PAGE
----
Reflections on a year of evaluation for design and development

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December 2017

By Director, Jade Maloney

While ARTD has a 29-year history in evaluation, more and more of our work is in policy and program design and development. A trend toward increasing evaluator involvement in design was also evident in my research with Australasian Evaluation Society (AES) members.

So what have I learned from my time in design in the social services this year?

It’s important to develop a deep understanding of the problem you are trying to address so you don’t set your sights on the wrong target. What are the causes and consequences of the problem? Who is affected? If your problem is complex and multi-faceted, a root cause analysis can help you trace back beyond surface level indicators, identify interrelationships between causes and determine effective points for intervention.

But, in focusing on the problem, don’t forget about the individual and community strengths and capabilities you can build on. Or you risk a deficits-based approach that perpetuates problems. 

To get to grips on what matters and find the foundations you can build on, seek out the consumer perspective. Then think about the big picture goal.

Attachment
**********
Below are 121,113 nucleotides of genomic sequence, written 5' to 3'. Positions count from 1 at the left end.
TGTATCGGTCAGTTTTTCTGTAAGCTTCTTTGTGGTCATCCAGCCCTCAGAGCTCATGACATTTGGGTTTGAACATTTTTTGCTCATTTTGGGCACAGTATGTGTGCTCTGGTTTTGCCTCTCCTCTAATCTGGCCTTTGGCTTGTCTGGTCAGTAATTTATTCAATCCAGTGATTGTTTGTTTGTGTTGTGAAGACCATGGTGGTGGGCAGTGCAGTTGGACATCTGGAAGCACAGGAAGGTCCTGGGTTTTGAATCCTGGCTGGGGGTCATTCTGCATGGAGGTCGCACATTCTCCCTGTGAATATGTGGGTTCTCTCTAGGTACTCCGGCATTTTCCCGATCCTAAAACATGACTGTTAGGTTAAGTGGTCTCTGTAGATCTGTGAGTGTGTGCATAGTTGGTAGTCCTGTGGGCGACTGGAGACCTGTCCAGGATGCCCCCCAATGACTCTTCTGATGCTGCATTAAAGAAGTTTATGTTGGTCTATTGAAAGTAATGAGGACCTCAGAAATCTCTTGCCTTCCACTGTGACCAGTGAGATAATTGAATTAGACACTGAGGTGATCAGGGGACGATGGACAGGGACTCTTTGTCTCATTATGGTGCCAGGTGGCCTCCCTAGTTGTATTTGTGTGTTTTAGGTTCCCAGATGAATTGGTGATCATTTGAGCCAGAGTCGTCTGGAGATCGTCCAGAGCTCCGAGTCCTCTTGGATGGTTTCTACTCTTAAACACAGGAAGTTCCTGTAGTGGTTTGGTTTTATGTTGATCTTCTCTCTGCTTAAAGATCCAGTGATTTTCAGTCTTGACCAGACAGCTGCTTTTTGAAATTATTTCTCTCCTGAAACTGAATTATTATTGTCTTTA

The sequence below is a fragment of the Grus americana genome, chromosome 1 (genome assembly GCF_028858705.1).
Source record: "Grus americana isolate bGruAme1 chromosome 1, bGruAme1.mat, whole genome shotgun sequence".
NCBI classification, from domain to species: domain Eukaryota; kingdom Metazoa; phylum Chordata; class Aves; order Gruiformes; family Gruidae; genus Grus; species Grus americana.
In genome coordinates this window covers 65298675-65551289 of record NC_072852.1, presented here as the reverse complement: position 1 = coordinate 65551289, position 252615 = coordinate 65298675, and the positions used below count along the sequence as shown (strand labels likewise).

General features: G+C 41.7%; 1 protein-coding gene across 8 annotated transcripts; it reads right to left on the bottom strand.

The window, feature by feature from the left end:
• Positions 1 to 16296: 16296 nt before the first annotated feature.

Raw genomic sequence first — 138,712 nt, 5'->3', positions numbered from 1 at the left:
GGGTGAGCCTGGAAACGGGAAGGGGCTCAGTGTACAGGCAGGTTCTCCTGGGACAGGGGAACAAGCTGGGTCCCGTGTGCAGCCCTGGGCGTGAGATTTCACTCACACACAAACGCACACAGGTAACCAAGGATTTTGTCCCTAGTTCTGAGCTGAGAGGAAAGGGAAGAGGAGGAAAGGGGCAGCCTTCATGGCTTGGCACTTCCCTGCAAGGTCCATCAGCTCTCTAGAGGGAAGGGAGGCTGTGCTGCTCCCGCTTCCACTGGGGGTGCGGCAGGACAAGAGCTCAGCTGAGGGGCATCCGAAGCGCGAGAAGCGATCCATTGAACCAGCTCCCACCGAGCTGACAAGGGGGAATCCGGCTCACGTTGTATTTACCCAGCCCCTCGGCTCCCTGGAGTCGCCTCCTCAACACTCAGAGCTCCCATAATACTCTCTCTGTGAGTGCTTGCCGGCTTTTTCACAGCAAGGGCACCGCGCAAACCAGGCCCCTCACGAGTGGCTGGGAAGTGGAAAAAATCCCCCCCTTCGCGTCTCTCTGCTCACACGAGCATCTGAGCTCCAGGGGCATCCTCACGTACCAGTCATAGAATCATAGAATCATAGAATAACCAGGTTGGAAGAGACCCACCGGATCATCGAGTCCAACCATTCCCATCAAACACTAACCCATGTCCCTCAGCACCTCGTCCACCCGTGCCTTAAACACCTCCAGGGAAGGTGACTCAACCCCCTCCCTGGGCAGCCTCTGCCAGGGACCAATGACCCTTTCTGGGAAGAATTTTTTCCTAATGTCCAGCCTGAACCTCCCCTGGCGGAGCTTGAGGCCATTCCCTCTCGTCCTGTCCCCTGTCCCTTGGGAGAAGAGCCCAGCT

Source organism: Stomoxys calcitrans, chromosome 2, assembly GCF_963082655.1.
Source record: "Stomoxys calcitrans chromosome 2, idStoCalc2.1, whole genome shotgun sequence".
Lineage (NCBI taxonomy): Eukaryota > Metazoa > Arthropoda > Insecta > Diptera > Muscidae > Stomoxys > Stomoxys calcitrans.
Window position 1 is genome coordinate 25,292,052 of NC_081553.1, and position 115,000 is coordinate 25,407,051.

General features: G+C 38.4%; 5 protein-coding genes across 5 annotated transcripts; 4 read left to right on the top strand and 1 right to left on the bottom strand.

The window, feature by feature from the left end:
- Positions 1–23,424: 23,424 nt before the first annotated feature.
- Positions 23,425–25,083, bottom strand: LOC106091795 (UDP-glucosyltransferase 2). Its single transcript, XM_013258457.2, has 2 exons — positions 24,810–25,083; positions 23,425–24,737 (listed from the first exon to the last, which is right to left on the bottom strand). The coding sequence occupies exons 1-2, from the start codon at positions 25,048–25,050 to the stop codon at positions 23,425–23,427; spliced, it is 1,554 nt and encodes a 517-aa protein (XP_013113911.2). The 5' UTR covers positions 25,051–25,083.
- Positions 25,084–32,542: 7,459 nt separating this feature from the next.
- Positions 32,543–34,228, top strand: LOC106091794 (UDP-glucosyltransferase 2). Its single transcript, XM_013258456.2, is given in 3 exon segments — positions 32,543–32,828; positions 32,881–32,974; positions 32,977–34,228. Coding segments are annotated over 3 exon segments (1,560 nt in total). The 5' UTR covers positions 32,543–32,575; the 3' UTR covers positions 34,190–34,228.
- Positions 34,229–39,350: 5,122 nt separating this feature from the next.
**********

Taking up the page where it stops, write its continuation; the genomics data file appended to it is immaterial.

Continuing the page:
Creative tools can open up possibilities. Ask stakeholders to build a LEGO model of the end goal or select a photo that communicates how their program works. But respect the choices of those who want to opt out of ‘play’ and share their views another way.

When you think you’ve got an idea of what you’re going to do, reality check what’s feasible and map the ecosystem in which you’ll be operating. By identifying who else is playing in this space and where things are at, you can avoid duplication and harness synergies. You might even be able to find ways of turning factors in the external system that would otherwise have been stumbling blocks into a connected program component.

It can take more steps to get to a shared vision when you involve stakeholders with diverse perspectives and positions in the system, but the value this brings is worth the investment. Over several sessions in a room together, people see from others’ position more clearly and find ways to integrate their views.

While program logic is the ‘go to’ tool of evaluators, and it has a lot of strengths, sometimes you also need a different kind of picture. For example, one that shows how the components of a program connect and interact with external parts of the system.

And, potentially the most important thing, every process will be different. What works will depend on the people and the dynamics.